Associations and foundations that do not qualify for either immunity or exoneration of income tax are taxed as corporations based on their net income (annual fee). Per Legislative Decree No. 1261 of December 10, 2016 on the Modifications to the Income Tax Law, the new rate for corporations and taxpayers of the “third category” (rentas empresariales) is 29.50%. This new rate enters into force on January 1, 2017.

    Barriers to Entry

    The Civil Code offers very little regulation of associations.  As a result, there is a tremendous amount of discretion given to the public registry in each jurisdiction.  In fact, the criteria for registration vary between each registrar.  To address this problem, the Full Court of Registration has adopted mandatory procedures based on precedent, which are published in the Official Diary “El Peruano.”

    There is, however, a regulation on registration in the Register of Non-Corporative Legal Entities called Reglamento de Inscripciones del Registro de Personas Jurídicas No Societarias: Resolución de la Superintendente Nacional de los Registros Públicos No. 086-2009-SUNARP-SN. It was modified and replaced by a newer regulation on registration of legal entities called Reglamento de Inscripciones del Registro de Personas Jurídicas”, which was approved in February 2013. This regulation addresses various aspects related to the registration procedures of not-for-profit organizations in Peru.  

    In addition, in May 2015, the APCI issued the Resolución Directoral Ejecutiva N° 085-2015-APCI-DE, which modified the requirements for renewal of the registration of NGOs and ENIEX. Now these entities must be supervised by the APCI when they use resources that are considered to be International Cooperation Non-Refundable (CINR) as well as for the submission of the Declaration of the Annual Report and Annual Plan of Activities at the beginning of the year. In addition, an amendment to the Resolución mandates that NGOs and ENIEX must comply with the APCI's monitoring and have a current RUC (Registro Unico de Contribuyente). The La Asociación Nacional de Centros (ANC) has issued a public statement against this directive because it considers the directive implies a restriction of the freedom of association and expression of NGOs.

    Barriers to Operational Activity

    The most important legal barrier that CSOs have recently faced is the excessive control of resources administered by the Peruvian Agency for International Cooperation (APCI).  Under the legal framework, NGOs or any other group subject to the supervision and control of APCI must, among other responsibilities, provide extensive reporting about planned activities, sources of funding and other financial details.

    Barriers to Speech / Advocacy

    Although Peruvian law does not prohibit CSOs from engaging in activities linked to politics or lobbying, or other activities that might influence public policy, there has been a continuous effort by state and non-state actors to silence unpopular groups.  

    Former President Fujimori's supporters in Congress, as well as some top government officials, have aggressively sought to discredit CSOs that advocate for human rights accountability. [1]  

    [1] See Human Rights Watch, World Report: Peru.

    Barriers to International Contact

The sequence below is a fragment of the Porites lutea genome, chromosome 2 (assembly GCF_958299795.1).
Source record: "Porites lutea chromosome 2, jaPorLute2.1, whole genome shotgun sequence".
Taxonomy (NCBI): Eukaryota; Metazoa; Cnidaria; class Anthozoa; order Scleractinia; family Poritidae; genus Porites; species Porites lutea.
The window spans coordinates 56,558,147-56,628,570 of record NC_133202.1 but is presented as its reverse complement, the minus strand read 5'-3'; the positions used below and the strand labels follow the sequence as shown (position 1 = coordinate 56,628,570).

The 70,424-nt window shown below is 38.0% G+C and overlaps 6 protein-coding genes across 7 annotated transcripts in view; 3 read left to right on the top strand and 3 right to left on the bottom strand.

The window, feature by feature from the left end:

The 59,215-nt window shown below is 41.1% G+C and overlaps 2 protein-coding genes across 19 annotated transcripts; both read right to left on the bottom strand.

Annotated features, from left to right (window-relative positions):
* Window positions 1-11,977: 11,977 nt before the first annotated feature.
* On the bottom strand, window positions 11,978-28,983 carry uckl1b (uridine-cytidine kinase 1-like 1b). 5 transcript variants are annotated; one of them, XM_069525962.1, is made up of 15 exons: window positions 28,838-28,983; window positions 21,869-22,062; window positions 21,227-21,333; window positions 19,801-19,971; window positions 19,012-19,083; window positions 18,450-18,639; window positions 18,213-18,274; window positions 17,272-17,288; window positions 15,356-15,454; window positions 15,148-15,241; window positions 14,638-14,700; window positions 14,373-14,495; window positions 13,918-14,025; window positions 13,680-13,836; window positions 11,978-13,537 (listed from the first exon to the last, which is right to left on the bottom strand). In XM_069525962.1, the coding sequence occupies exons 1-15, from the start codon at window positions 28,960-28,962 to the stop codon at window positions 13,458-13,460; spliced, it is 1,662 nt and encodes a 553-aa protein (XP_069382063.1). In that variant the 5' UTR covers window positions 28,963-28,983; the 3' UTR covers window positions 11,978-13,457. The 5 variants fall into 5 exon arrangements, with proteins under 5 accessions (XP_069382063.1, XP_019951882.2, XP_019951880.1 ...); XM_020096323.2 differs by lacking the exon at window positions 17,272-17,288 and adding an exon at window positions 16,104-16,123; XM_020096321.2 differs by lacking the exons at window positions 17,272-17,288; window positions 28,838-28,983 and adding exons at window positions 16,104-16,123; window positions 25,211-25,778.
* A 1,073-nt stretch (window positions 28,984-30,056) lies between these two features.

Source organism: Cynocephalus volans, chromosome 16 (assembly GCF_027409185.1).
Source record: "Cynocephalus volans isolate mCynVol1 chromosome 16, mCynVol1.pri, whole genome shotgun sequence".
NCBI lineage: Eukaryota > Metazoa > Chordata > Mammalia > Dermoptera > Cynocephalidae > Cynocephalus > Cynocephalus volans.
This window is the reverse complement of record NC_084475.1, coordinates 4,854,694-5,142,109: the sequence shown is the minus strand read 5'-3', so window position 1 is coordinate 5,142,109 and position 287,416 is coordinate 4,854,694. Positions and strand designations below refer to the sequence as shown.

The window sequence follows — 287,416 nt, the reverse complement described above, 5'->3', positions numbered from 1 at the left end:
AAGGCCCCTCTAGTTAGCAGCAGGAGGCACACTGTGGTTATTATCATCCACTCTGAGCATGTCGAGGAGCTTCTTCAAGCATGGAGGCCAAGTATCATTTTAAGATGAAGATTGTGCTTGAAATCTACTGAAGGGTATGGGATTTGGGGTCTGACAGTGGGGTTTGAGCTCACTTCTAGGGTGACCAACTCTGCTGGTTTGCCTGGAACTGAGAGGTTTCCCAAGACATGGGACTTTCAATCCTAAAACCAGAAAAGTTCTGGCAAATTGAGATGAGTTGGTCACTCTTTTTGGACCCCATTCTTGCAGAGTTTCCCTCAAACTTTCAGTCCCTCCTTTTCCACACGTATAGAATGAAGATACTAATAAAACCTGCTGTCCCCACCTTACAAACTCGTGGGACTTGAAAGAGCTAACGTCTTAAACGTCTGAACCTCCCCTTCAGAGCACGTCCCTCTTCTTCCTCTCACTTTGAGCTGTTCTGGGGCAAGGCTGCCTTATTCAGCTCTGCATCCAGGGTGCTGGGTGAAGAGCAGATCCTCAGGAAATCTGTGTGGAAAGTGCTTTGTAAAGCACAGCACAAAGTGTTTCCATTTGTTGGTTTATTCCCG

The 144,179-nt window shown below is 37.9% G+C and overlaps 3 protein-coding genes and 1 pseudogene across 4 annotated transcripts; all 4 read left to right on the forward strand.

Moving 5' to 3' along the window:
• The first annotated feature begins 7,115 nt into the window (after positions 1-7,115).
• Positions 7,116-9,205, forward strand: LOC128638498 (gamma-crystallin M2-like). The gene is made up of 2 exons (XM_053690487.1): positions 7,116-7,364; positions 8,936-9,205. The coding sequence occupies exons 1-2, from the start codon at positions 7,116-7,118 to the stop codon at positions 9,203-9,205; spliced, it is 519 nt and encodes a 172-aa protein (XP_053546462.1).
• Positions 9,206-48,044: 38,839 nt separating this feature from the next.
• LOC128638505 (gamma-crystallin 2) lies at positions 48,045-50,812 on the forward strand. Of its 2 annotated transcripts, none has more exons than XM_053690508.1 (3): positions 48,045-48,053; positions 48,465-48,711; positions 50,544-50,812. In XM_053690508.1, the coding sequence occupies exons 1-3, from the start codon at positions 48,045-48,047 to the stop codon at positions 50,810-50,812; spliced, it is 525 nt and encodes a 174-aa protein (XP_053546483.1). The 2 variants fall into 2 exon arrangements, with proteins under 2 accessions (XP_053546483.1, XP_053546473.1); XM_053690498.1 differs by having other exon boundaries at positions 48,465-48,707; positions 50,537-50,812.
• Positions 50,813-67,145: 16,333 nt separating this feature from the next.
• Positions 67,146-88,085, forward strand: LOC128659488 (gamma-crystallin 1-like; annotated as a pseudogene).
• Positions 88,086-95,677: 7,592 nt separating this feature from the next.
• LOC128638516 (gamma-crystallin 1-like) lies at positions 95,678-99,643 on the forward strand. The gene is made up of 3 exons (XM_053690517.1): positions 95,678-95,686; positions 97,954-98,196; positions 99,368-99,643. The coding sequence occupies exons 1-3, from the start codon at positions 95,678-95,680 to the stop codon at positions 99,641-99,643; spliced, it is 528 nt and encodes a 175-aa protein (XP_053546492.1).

There are no legal restrictions to international contact. As explained in the following section, however, there are barriers to resources from external sources.

    Barriers to Resources

    The most controversial issue in Peru between civil society and government relates to the scope of supervision and control by the state (through the Peruvian Agency for International Cooperation or APCI) of domestic and foreign organizations that finance or implement projects using international technical cooperation resources.

    Before the issuance of Law No. 28925 in 2006, which modified the Law for the Creation of APCI, it was understood that registration with APCI was mandatory only for organizations that engaged in international technical cooperation channeled through state agencies in exchange for access to certain tax benefits. Law No. 28925 expanded APCI’s power to regulate organizations that manage international cooperation without state involvement but enjoy any privilege, benefit or tax exemption or use in any form state resources, or where the original cooperating entity is from a country that is a party to a bilateral or multilateral agreement with Peru. In addition, Law No. 28925 provides that registration with APCI "is mandatory to implement international technical cooperation, regardless of the legal nature of the cooperating source."

    Law No. 28925 drew widespread criticism domestically and internationally.  Critics charged that the law violated basic fundamental rights: namely the freedom of association, the freedom of privacy and equality of law, among others.  As a result, two groups, including one comprised of civil society representatives and one comprised of legislators, lodged two separate constitutional lawsuits in 2007.  The combined lawsuits were settled by the Constitutional Court of Peru when it struck down several provisions of the law, but upheld the majority of the law. The most important part of the ruling for civil society was the Court’s finding that registration with APCI is not obligatory for those organizations that do not accept any state benefits or use any state resources.  In practice, however, opting out may not be that simple because nearly every organization utilizes state resources in some manner.  The law also fails to define terms such as "state resources," which results in the government having wide discretion to exercise control over numerous organizations.  

    In December 2016, the Peruvian Agency for International Cooperation (APCI) issued Resolution No. 130-2016/APCI-DE, which modifies the requirements for the renewal of the registration of NGOs (domestic organizations) and ENIEX (Foreign Institutions of International Cooperation). NGOs and ENIEX are no longer required to have been supervised by APCI and to have complied with its recommendations to renew registration. This alleviates a great administrative burden for both NGOs and the APCI.